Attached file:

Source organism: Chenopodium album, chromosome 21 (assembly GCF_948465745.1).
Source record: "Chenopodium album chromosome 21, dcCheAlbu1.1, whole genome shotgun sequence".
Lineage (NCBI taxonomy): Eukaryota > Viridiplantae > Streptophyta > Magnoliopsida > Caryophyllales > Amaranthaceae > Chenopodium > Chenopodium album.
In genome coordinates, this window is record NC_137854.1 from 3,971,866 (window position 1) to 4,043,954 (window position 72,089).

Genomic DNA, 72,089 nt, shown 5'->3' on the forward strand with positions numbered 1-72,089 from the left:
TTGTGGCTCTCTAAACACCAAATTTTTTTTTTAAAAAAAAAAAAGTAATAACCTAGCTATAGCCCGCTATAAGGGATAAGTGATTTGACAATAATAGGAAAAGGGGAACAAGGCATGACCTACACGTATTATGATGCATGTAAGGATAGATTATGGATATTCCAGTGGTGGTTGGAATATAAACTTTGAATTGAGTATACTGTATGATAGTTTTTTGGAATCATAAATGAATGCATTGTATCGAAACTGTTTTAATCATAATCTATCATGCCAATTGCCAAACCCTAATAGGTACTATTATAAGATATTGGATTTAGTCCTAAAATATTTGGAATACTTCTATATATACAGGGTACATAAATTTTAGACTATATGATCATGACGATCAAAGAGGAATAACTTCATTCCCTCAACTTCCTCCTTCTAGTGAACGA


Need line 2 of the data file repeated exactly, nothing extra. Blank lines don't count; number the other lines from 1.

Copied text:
Source record: "Chenopodium album chromosome 21, dcCheAlbu1.1, whole genome shotgun sequence".